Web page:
Severity of psoriasis related to the severity of non-alcoholic fatty liver disease
New results from a prospective, 12-month study indicate that the severity of psoriasis is associated with the severity of non-alcoholic fatty liver disease (NAFLD).
Patients with psoriasis and NAFLD had more severe hepatic damage, if they had a higher severity of psoriasis, based on ultrasound elastography measurements. The study findings were presented today at the 28th EADV Congress in Madrid, Spain.
Researchers from La Paz Hospital, in Madrid, investigated 64 male patients diagnosed with severe psoriasis and NAFLD, who had a mean age of 53.4 years. The severity of psoriasis was measured by using the Psoriasis Area and Severity Index (PASI) Score. Ultrasound elastography, which maps the elastic properties of soft tissue, was used to evaluate the stiffness of the liver and detect NAFLD. Stiffer liver tissue is usually indicative of NAFLD or liver fibrosis, which can cause cirrhosis, and end-stage liver disease.
Results of the study showed that psoriatic patients with NAFLD had a more severe elatographic hepatic damage if they had a higher level of psoriasis severity.
Psoriasis is a chronic, non-communicable skin disease characterized by bright, silvery-white scales on reddened (inflamed) patches of skin, mainly on the arms and legs, the scalp, but also on many other areas of the body, including the genitals. NAFLD is the most common diffuse liver disease, with a worldwide prevalence of 20% to 46%.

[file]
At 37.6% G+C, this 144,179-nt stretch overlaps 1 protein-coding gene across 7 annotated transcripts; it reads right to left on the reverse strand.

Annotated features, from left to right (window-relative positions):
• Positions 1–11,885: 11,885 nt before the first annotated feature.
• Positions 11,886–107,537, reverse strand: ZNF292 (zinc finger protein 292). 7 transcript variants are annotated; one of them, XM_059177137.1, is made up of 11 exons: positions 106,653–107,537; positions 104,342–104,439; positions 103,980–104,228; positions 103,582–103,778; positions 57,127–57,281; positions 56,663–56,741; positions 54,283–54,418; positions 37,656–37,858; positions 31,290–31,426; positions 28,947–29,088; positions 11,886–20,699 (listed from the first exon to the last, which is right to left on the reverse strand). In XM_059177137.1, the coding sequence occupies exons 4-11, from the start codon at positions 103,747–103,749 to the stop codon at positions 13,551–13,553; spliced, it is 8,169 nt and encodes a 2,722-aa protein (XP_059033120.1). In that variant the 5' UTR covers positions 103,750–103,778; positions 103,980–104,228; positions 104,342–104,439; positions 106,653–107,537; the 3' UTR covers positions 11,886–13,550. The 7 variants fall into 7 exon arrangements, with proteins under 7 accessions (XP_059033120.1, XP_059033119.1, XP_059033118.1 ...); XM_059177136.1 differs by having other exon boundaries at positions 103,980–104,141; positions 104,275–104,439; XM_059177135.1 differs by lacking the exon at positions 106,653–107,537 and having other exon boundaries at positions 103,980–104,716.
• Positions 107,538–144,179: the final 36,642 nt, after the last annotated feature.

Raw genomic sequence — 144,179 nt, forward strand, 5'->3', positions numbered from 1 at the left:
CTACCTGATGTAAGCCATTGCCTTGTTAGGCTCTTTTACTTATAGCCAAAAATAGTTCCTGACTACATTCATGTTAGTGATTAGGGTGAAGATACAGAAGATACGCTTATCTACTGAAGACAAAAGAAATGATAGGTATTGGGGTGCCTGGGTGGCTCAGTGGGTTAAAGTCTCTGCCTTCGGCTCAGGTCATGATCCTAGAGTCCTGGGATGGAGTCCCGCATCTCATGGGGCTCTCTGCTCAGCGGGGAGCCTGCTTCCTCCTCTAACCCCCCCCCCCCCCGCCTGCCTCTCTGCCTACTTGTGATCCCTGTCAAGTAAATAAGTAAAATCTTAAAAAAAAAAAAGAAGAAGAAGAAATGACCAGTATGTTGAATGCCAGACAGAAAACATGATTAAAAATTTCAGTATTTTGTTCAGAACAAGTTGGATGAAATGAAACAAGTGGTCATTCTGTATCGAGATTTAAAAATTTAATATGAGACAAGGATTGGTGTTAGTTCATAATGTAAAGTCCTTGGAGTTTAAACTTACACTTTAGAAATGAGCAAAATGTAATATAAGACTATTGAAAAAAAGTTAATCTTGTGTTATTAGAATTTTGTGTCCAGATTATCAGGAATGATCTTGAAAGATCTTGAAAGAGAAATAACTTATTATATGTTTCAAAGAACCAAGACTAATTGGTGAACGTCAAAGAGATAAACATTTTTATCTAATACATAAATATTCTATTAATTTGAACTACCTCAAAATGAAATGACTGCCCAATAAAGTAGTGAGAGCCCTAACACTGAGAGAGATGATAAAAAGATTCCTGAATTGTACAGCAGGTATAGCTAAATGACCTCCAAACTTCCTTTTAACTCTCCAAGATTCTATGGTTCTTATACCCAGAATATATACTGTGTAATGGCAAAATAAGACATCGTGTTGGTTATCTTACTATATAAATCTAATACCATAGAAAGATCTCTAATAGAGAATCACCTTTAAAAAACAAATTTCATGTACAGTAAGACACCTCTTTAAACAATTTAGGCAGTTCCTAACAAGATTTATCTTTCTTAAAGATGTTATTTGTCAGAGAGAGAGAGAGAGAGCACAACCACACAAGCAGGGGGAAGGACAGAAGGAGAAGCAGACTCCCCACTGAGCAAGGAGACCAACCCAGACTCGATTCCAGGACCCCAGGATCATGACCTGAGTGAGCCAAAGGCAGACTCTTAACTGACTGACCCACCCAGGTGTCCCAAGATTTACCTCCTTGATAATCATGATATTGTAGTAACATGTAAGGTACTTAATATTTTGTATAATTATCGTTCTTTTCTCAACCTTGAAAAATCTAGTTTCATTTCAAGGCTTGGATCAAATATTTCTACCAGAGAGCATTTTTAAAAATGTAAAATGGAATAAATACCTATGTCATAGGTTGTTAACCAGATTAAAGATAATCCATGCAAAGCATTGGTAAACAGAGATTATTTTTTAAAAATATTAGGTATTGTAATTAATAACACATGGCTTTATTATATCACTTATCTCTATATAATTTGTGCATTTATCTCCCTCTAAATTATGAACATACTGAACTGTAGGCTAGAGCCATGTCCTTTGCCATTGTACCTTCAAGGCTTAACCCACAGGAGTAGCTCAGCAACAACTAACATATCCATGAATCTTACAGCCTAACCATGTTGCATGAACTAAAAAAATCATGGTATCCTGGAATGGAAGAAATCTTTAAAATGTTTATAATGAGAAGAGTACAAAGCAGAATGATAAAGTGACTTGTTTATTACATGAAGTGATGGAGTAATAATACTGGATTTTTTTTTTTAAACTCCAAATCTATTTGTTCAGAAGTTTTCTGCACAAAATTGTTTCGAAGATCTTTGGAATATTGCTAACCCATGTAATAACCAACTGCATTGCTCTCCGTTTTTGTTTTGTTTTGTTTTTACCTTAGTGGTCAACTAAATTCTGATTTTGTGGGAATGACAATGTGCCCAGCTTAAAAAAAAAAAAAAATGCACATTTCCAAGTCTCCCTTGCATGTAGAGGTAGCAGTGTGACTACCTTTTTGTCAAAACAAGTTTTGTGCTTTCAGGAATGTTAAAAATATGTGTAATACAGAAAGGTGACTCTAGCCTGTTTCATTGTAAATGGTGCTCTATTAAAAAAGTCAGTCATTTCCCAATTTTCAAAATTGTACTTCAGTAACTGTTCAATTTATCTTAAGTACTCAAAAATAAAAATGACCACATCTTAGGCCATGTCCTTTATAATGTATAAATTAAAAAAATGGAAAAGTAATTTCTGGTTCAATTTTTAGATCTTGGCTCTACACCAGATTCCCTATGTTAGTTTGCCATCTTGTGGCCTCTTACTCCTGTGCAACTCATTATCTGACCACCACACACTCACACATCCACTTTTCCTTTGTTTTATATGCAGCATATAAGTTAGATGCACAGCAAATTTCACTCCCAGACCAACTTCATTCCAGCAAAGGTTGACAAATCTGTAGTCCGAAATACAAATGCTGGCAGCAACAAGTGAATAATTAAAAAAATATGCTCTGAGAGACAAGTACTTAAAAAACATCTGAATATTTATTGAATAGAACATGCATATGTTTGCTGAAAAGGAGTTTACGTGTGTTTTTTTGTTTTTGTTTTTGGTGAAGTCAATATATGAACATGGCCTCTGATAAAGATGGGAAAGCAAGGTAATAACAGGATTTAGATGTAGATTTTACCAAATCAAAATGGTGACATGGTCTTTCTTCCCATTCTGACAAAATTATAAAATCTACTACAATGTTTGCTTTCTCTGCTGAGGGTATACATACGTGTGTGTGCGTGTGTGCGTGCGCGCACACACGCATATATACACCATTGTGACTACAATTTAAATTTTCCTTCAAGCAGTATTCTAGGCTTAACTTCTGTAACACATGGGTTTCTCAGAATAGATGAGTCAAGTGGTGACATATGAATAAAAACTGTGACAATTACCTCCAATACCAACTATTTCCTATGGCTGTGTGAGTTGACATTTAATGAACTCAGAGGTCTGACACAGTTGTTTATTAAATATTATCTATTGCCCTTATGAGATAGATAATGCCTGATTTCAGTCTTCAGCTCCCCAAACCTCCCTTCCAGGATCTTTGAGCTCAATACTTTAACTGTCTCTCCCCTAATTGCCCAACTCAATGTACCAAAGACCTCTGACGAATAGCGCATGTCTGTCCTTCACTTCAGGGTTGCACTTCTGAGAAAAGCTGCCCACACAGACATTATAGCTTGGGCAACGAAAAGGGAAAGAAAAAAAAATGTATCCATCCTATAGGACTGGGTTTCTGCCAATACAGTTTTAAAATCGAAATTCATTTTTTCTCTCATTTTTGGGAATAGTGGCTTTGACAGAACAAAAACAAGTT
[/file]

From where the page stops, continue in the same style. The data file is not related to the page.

Severity: A critical link
"Previous research has already established a link between psoriasis and NAFLD. This is one of the first studies to assess the relationship between the severity of psoriasis with the severity of NAFLD," noted Dr. Daniel Nieto, lead researcher of the study, who presented the results at the EADV conference.
"In this context, increasing awareness and the continued assessment of the severity of NAFLD in patients with psoriasis by primary care physicians, specialists, health policy makers and patients, should be prioritized to help manage both conditions."
The relationship between the severity of psoriasis and NAFLD in psoriasis patients is also supported by newly released findings from a separate, descriptive study, which was conducted by researchers based in Iran, in 54 male psoriasis patients.
Analyses from the Iranian study showed that the prevalence of NAFLD was high in patients with psoriasis and the severity of the NAFLD increased in high-grade psoriasis cases. Also, the severity of the NAFLD had a positive correlation with the grade of psoriasis, which is due to pro-inflammatory cytokines and adipocytokine. Cytokines trigger psoriasis and increase the severity of the disease.
The severity of psoriasis in the Iranian study was also assessed by using PASI Score, and the different factors of NAFLD were measured. The data collected were analyzed by using SPSS16 statistical software and chi-square, in addition to Fisher exact test.